What’s going on?

It’s been hard to find time to update the lab website, so apologies if some of the content is out of date. It has been a challenging, yet sometimes exhilarating, time to be researching viruses in the midst of the global COVID-19 pandemic.

Since the start of the pandemic, we’ve been studying viral evolution in samples from Wisconsin. We’ve used this information to learn how the introduction of SARS-CoV-2 in Milwaukee and Madison differed; how SARS-CoV-2 spread within college athletes despite daily testing; how transmission of SARS-CoV-2 in hospitals between healthcare providers and patients is rare; and how UW-Madison’s explosive outbreak in two campus dorms did not seem to result in viral transmission to the broader Madison community. We have just been awarded a new CDC contract to continue studying SARS-CoV-2 evolution among those whose immune responses aren’t fully able to control the virus. Additional new positions working closely with my lab and Tom Friedrich’s group will be announced shortly.

We also invested a lot of energy in improving SARS-CoV-2 testing in K-12 schools. The mobile point-of-care testing that we started last summer was implemented in two local schools for the 2020-21 school year. The availability of BinaxNOW antigen tests that are simple, inexpensive, and fast has us pivot our efforts starting last fall. We worked with Public Health Madison Dane County to train more than 100 Dane County K-12 schools to run these tests on symptomatic members of their school communities. We continue working with public health and school districts to prepare for a safe reopening of schools in 2021.

We also apply research tools that we’ve used against other viruses to better understand COVID-19 disease and immunity. Hailey is developing assays to study T cell responses to SARS-CoV-2 in collaboration with UW-Madison dermatologists, while Anna applied ultra dense peptide arrays initially used to look for antibody responses to other viruses to help define the landscape of antibodies binding to SARS-CoV-2. In a departure from our focus on monkey animal models for viral disease, we also helped generate a high quality Syrian hamster genome, as they are susceptible to SARS-CoV-2 infection and develop disease.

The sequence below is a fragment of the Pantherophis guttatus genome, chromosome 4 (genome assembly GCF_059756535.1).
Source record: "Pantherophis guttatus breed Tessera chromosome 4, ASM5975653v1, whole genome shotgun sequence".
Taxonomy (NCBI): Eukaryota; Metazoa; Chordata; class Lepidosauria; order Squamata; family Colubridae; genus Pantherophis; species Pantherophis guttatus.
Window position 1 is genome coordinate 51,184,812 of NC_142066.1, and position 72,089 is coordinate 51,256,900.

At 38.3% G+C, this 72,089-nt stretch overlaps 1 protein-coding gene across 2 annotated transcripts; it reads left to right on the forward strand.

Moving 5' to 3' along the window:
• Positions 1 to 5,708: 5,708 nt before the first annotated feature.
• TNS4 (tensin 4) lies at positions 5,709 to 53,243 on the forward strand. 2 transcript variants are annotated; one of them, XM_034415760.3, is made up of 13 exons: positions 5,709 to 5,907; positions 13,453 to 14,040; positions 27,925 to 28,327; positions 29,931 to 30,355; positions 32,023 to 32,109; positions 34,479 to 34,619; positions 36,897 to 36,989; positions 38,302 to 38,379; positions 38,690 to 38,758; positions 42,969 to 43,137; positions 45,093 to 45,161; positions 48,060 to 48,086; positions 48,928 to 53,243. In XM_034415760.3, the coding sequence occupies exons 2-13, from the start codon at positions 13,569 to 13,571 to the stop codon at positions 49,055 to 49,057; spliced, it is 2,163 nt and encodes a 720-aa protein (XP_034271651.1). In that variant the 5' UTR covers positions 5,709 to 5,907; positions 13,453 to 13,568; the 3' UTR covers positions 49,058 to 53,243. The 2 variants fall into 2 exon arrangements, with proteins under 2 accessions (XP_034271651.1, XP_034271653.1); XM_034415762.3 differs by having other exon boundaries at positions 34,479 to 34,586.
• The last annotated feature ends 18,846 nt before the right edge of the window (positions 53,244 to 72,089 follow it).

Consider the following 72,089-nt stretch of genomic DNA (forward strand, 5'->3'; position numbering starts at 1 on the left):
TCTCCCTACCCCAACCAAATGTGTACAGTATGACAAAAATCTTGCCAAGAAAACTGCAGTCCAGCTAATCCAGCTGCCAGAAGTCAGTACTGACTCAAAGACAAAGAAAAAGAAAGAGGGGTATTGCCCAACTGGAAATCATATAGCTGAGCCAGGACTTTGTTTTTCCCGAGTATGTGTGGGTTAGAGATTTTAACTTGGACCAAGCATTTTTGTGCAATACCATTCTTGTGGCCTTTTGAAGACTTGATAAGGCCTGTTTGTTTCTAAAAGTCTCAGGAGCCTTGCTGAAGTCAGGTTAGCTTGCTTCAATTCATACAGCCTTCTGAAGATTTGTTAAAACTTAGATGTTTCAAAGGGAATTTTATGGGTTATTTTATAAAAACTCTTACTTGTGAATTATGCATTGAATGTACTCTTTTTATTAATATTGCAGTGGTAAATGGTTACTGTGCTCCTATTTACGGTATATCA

The SARS-CoV-2 projects are overlaid on other research priorities in the lab. We recently received a renewal of an NIH contract to better understand immunogenetics of monkeys to improve transplant research, continuing a project that we’ve been leading for more than a decade. We also continue to run a fee-for-service genotyping unit that makes genotyping of these difficult loci available to the broader scientific community through the Wisconsin National Primate Research Center. We are also broadening our work with the transplant community to include more intensive surveillance of monkeys that are receiving organ transplants for viral infection and re-emergence. We are also expanding our genomics research. Trent recently designed a 3-D printed robot that makes sequencing ultra long DNA fragments easier, and we are in the midst of generating data to dramatically increase our understanding of the genomes of Mauritian cynomolgus macaques, a population of monkeys I’ve been studying since starting the lab in 2005.

At the same time, our studies into Zika virus are yielding new insights into the “last pandemic” before COVID-19. We still don’t know why birth defects appeared in the 2016 outbreak in the Americas, but not in past outbreaks in Africa. And we don’t have great models for testing vaccines and other medical countermeasures, which are impossible to test in advance of Zika virus’s re-emergence in people in the future. We have projects aiming to achieve a consistent Zika virus phenotype in pregnant monkeys that are going well, and Christina recently described a study better understanding sexual transmission of Zika virus.

I’m also happy to report that Gage and Anna are slated to defend their PhDs next week and will be starting a postdoc and returning to medical school, respectively, in the coming months. I may consider adding a highly motivated and passionate PhD student to the lab this fall. If you are matriculating and might be interested in a rotation, please reach out to me directly. As I note elsewhere on the site, I have exceedingly high expectations for PhD students and those who will thrive in my lab will be independent, creative, and exceptionally hard working.